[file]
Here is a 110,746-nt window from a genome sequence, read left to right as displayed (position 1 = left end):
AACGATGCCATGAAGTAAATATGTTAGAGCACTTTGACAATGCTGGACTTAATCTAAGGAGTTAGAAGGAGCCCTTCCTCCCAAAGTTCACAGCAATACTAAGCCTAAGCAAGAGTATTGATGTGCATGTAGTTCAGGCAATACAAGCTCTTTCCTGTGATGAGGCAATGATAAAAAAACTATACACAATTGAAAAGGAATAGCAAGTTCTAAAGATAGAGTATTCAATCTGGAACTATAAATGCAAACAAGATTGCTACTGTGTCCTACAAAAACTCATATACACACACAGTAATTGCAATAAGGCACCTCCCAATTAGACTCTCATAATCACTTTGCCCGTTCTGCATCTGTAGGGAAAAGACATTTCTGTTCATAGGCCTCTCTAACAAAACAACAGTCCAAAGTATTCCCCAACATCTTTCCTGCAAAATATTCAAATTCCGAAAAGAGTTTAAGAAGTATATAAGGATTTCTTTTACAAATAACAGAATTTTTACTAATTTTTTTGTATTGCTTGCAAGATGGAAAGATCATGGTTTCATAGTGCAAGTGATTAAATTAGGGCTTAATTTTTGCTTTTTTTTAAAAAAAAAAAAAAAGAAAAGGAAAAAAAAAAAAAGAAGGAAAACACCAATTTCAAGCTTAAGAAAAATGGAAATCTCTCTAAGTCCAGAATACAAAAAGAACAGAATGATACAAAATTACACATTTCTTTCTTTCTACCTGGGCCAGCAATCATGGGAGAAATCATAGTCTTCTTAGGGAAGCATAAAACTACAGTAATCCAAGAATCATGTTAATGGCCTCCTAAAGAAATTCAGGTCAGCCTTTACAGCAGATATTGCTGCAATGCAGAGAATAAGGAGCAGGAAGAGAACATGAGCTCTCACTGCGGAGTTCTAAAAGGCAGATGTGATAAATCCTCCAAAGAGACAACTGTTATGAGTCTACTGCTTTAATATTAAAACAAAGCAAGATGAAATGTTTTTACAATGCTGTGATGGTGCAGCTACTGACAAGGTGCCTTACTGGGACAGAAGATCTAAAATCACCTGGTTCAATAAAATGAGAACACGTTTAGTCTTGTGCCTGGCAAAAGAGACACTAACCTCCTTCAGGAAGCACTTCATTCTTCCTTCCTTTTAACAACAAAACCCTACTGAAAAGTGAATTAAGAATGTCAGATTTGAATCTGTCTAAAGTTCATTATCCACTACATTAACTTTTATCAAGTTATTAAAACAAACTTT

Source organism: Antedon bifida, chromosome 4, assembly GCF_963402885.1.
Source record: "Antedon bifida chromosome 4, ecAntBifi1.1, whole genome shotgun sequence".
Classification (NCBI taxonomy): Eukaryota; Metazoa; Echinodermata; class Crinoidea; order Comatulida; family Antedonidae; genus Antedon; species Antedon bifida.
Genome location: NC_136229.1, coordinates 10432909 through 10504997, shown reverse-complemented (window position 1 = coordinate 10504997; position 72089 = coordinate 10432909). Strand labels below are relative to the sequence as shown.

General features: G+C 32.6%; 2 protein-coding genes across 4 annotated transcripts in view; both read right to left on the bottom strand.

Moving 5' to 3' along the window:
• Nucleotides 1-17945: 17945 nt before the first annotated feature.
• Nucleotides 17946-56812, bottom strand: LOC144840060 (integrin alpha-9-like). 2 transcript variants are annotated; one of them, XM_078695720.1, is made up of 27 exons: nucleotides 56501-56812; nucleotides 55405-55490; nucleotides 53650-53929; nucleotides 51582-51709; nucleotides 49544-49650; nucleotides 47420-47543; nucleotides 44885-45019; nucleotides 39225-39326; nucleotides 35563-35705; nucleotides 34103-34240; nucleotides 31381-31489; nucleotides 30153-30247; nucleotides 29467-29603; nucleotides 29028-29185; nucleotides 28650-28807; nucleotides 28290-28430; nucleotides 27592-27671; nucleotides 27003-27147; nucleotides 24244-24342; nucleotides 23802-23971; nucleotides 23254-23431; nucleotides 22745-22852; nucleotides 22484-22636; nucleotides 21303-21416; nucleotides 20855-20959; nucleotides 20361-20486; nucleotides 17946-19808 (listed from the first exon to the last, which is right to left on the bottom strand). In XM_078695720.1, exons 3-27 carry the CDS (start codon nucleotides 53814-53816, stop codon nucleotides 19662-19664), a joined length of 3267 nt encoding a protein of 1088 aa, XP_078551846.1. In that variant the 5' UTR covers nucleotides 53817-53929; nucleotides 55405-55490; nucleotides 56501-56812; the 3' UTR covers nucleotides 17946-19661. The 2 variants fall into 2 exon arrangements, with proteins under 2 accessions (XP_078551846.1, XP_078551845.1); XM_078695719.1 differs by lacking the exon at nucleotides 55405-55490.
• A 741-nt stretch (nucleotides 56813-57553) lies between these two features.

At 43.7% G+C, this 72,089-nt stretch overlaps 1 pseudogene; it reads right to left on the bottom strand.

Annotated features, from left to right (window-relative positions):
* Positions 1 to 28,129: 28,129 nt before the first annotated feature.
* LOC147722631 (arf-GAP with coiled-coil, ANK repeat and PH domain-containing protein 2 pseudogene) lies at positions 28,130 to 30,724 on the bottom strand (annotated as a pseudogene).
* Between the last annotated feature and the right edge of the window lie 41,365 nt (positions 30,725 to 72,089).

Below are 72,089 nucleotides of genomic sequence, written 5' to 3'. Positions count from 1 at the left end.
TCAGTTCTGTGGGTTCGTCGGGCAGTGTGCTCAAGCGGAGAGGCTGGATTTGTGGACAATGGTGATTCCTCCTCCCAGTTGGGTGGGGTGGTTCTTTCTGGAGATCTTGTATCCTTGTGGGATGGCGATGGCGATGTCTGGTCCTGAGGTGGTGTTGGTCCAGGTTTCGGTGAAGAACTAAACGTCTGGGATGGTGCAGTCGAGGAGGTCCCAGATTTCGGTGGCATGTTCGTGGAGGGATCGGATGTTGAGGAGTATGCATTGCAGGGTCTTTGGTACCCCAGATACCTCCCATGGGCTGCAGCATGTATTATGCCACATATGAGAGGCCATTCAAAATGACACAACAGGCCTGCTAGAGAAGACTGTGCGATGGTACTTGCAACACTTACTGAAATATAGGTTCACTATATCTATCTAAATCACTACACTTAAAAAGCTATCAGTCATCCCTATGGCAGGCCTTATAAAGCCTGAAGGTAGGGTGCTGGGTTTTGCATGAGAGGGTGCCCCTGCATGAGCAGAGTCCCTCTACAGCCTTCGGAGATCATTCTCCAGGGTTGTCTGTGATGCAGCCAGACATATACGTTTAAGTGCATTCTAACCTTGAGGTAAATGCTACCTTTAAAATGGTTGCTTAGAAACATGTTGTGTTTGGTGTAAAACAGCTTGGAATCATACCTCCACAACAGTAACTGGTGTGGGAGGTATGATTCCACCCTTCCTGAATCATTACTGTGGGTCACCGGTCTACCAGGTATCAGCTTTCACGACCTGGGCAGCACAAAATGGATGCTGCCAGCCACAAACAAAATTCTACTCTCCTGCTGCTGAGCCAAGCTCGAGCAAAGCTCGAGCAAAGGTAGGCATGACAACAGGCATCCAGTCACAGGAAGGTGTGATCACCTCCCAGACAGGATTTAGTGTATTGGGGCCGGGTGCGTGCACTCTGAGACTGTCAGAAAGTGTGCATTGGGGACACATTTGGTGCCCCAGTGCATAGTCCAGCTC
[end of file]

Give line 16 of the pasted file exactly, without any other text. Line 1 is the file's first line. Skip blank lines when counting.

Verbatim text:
* Between the last annotated feature and the right edge of the window lie 41,365 nt (positions 30,725 to 72,089).